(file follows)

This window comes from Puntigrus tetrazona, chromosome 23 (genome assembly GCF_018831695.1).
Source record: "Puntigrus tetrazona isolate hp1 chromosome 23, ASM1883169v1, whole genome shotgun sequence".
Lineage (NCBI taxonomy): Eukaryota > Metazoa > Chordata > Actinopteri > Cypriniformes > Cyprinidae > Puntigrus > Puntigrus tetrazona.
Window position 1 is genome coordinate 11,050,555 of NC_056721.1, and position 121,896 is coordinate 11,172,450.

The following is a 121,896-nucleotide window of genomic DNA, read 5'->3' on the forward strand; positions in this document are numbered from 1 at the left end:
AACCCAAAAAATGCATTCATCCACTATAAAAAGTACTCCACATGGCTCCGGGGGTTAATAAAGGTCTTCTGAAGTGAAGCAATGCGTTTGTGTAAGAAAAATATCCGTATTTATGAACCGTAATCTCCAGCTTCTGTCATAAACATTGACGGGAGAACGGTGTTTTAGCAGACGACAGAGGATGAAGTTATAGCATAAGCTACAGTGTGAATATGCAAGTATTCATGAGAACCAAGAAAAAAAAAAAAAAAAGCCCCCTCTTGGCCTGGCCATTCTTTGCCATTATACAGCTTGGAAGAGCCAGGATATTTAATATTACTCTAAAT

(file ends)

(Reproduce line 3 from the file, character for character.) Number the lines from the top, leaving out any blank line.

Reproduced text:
Lineage (NCBI taxonomy): Eukaryota > Metazoa > Chordata > Actinopteri > Cypriniformes > Cyprinidae > Puntigrus > Puntigrus tetrazona.